Life Blood of the Kruger” vs “River of Fear”Rivers are an integral part of the Kruger system. Geographically, they are used to delineate the border of the park. Initially, it was the area between the Crocodile and the Sabie, but Stevenson- Hamilton (first warden of the Kruger) managed to extend the northern boundary to the Limpopo a river eloquently described by Rudyard Kipling as “the great, grey-green greasy river lined with fever trees”.So far, the Sabie river is the only river in the Kruger that has never stopped flowing, and the water quality remains excellent. Despite a myriad of land-use activities upstream of the Kruger, it remains a biologically rich river, and is considered to be the least affected by activities outside the Park. The origin of the name for the Sabie river comes from the Tsonga (Shangaan ) word “saba” meaning “fear”. The Sabie river was known as “the river of fear” because of its strong currents and the large crocodile population. However, perspective is always dependent on the position of the observer, which is why the Sabie river can also be seen as the lifeblood of the southern Kruger. In winter months, when most surface water disappears, the wildlife concentrates along the river. The compulsive urge to slake a thirst forces the resident herbivores to run the gauntlet of predators lying in wait for just such an opportunity.The Sabie river is an integral part of the Tinga experience. Many of the safaris involve slowly driving the roads running parallel to the water course. I always enjoy these, as there is always the sense of anticipation, as you never know what you will see around the next bend. Equally pleasurable is the opportunity to while away an hour or two in a suite, sitting quietly on the private deck , watching the resident wildlife. The birdlife along the river is excellent, and even those who are not “twitchers” will still appreciate the flashes of colour from the purple-crested touracos, white-fronted bee-eaters and green pigeons. The lordly fish eagle will often make an appearance, its evocative call echoing up the waterways. Equally intriguing is the call of the trumpeter hornbill, a common resident in the area, with flocks often seen flying clumsily between the riverine vegetation. In the days of yore, the elusive Pels fishing owl was recorded along the Sabie, but none have been seen in recent times. Senior management from Tinga recently assisted with a census of these rare birds along the Olifants river, using the Cybertracker system, and we remain ever hopeful that one day, the Pels will return to the Sabie.In our marketing material, we often refer to the fact that the Sabie river valley has the highest recorded density of leopards in Africa, as a result of the high numbers of impala in the area. In the last two weeks, we had two extraordinary leopard sightings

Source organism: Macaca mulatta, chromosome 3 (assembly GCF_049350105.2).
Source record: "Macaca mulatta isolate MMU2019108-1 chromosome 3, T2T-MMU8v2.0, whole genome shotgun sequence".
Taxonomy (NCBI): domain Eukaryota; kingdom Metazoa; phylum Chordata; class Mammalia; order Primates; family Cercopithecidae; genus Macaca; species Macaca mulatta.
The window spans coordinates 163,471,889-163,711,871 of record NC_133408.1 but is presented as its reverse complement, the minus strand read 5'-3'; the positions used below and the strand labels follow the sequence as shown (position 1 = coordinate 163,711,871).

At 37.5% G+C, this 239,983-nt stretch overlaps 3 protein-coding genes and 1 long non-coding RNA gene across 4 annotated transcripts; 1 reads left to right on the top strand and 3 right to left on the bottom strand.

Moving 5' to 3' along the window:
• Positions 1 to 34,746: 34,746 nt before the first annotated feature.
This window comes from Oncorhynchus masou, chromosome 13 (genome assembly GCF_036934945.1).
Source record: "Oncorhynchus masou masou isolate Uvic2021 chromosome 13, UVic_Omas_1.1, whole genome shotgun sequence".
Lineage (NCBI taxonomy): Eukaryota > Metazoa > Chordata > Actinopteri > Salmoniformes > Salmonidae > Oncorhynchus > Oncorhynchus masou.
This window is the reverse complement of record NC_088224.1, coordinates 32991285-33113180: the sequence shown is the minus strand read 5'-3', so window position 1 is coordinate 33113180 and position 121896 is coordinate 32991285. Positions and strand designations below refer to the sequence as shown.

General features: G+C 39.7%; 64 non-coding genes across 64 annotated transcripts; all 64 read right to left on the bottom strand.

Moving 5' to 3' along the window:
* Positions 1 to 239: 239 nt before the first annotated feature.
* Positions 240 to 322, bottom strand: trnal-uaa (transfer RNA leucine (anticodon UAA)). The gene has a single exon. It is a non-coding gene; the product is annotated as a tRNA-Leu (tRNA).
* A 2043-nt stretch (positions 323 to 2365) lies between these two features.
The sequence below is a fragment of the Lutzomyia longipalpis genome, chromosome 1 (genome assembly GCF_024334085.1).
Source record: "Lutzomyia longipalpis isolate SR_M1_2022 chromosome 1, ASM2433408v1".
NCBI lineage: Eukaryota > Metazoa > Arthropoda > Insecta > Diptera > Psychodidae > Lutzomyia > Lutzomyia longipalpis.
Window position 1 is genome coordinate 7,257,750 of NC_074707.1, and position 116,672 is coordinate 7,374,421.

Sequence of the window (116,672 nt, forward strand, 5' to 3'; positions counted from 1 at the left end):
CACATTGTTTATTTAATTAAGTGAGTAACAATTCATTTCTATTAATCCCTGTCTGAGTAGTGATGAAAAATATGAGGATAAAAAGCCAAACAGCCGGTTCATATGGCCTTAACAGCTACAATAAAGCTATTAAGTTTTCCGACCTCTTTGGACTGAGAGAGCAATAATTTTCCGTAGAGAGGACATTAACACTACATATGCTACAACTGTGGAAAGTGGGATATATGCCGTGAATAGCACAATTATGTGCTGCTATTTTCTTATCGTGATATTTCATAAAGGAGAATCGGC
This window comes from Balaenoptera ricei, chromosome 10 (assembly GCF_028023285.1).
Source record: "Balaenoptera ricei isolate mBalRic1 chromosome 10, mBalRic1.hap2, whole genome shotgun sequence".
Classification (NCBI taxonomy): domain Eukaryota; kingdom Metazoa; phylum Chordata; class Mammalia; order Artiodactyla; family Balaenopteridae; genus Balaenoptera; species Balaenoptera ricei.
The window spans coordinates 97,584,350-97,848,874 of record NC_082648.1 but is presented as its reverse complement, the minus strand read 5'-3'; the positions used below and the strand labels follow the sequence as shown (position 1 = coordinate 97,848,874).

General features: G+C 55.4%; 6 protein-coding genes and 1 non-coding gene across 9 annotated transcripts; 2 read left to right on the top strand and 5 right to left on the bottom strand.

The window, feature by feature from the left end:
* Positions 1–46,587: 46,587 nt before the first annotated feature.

As guests at Narina had just departed on the afternoon safari, a movement below the main deck caught the eye of the lodge manager. It was a male and female leopard. They walked slowly off, right past suites 5, 4 ,3 , 2 and 1. A couple of days later, guides picked up two male leopards fighting in the river, just west of Narina. Perhaps the female being on heat had attracted a male from a neighbouring territory being fiercely territorial, the resident male was no doubt handing out an eviction order! Sadly, the action took place in and out of the reeds, with the two antagonists constantly on the move, so photography was a bit difficult.
The Sabie river area is also known for its high lion density, as a result of the high density of prey in the area. As a result, the territories are smaller in size than other areas. The territories are jealously guarded, sometimes overlapping, and never vacant. For three years, a coalition of three male lions held sway in the area, but it appears their tenure has come to an end. Three weeks previously, two males were seen boldly crossing the Tinga wooden bridge, perhaps a symbolic gesture of their intention to stake a claim to this area. They are often heard roaring defiantly in the vicinity of the two lodges the silence which has answered their challenge is doubtless of a signal of the acquiescence of the former rulers of these prized lands. They have been christened Romulus and Regulus Romulus slew his brother Remus in a dispute over the naming of Rome. Regulus is the brightest star in the constellation Leo!.Romulus has a black mane, and Regulus has a blonde mane.
Other exciting lion sightings includedA pride of lions chasing a buffalo in the river bed opposite suite 1 at NarinaA pride of lions moving down to the river between suites 1 and 2 at Narina, were blocked by a herd of elephants, who felt the pride were a threat to the many youngsters in the herd.The big black-maned lion, Romulus, was seen in front of suite 5 at Legends, before joining the rest of his pride by the bridge.Last, but not least, a sighting which has nothing to do with the Sabie river, but definitely deserves a mention. In the past, we have mentioned that Tinga is fortunate to have frequent black rhino sightings. However, in late June, Tinga guests were fortunate enough to see a group of eight yes, eight of these endangered animals!Until next time, fambani gahle
Courtesy of Tinga Game Reserve